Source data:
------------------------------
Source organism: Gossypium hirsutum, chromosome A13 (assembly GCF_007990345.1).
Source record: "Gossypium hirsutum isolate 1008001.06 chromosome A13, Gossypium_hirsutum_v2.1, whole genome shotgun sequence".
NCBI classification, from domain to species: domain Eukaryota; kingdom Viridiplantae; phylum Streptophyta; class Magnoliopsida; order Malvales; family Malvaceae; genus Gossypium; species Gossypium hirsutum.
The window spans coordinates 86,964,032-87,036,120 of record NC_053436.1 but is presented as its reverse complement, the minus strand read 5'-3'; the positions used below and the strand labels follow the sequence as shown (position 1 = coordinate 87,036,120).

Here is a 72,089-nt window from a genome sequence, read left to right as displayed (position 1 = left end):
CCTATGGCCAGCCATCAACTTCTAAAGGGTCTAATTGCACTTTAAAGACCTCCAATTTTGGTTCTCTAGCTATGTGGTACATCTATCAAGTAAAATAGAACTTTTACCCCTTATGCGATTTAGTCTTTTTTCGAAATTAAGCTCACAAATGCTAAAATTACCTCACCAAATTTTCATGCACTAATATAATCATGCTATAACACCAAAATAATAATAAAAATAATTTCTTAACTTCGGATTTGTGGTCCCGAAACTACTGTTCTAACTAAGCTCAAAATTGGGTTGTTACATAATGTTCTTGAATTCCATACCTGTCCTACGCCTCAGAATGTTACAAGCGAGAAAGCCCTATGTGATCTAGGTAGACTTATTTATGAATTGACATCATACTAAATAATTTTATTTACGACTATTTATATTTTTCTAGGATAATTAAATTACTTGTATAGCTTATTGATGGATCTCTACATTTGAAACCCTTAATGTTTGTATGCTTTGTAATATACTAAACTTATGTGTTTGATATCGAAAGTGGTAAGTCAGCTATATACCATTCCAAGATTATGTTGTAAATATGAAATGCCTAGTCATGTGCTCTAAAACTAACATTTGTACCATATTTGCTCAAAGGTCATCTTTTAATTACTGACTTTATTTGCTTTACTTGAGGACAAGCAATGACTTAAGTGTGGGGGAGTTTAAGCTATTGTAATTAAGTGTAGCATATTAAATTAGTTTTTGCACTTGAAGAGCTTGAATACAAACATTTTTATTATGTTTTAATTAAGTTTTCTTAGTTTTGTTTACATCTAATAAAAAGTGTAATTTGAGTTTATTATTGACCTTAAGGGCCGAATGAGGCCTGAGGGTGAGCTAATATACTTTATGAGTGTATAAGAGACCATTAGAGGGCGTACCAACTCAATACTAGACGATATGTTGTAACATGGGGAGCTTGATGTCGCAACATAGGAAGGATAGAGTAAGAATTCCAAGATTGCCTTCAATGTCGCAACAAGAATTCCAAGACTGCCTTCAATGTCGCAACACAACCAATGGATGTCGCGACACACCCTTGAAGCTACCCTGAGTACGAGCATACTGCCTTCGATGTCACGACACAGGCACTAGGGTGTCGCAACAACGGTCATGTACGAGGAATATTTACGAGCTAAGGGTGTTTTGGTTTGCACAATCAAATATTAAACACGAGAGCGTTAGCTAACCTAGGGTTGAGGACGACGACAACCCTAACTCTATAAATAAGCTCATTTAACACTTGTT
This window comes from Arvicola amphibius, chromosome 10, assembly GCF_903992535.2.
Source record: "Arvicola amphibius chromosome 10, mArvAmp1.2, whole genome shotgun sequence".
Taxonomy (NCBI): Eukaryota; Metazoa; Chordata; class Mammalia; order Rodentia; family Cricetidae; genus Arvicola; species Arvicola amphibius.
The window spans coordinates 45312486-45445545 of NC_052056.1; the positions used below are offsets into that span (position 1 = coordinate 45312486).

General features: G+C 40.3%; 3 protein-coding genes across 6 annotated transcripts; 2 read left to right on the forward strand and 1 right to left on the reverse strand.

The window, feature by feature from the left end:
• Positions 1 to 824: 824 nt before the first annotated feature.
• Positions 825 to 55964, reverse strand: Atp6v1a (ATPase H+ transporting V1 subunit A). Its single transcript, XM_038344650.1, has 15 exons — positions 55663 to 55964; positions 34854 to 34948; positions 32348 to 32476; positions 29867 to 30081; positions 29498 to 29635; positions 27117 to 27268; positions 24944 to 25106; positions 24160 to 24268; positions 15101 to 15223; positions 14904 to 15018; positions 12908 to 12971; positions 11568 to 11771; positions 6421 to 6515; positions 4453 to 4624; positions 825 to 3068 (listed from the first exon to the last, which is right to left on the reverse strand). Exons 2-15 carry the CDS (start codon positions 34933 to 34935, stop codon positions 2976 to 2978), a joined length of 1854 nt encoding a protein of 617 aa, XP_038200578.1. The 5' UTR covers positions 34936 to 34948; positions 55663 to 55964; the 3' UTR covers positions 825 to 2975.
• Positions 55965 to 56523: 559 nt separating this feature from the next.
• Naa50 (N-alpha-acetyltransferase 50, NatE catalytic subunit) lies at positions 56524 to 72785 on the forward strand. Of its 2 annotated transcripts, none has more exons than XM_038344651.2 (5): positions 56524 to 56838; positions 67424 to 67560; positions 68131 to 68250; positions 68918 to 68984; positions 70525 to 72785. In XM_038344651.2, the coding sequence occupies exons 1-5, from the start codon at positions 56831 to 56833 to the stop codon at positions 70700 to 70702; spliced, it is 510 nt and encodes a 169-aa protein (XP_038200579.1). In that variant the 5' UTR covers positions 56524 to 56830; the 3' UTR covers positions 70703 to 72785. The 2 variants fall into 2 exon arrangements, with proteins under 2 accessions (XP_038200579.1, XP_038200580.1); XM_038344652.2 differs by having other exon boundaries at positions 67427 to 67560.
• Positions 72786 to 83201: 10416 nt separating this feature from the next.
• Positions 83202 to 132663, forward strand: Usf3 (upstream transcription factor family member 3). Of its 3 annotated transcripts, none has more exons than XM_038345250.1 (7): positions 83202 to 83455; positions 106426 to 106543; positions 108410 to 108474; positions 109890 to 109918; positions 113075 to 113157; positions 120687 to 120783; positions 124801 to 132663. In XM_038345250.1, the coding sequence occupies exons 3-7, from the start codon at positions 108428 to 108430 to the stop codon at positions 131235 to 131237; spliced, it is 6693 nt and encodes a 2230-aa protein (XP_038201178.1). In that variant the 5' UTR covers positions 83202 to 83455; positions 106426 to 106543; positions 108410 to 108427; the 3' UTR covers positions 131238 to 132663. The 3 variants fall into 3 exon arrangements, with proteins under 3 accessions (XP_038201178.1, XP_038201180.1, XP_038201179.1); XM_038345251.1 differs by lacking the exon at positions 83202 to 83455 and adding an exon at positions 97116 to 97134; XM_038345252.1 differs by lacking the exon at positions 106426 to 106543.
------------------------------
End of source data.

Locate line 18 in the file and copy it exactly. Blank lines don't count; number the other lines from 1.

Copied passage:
• Positions 83202 to 132663, forward strand: Usf3 (upstream transcription factor family member 3). Of its 3 annotated transcripts, none has more exons than XM_038345250.1 (7): positions 83202 to 83455; positions 106426 to 106543; positions 108410 to 108474; positions 109890 to 109918; positions 113075 to 113157; positions 120687 to 120783; positions 124801 to 132663. In XM_038345250.1, the coding sequence occupies exons 3-7, from the start codon at positions 108428 to 108430 to the stop codon at positions 131235 to 131237; spliced, it is 6693 nt and encodes a 2230-aa protein (XP_038201178.1). In that variant the 5' UTR covers positions 83202 to 83455; positions 106426 to 106543; positions 108410 to 108427; the 3' UTR covers positions 131238 to 132663. The 3 variants fall into 3 exon arrangements, with proteins under 3 accessions (XP_038201178.1, XP_038201180.1, XP_038201179.1); XM_038345251.1 differs by lacking the exon at positions 83202 to 83455 and adding an exon at positions 97116 to 97134; XM_038345252.1 differs by lacking the exon at positions 106426 to 106543.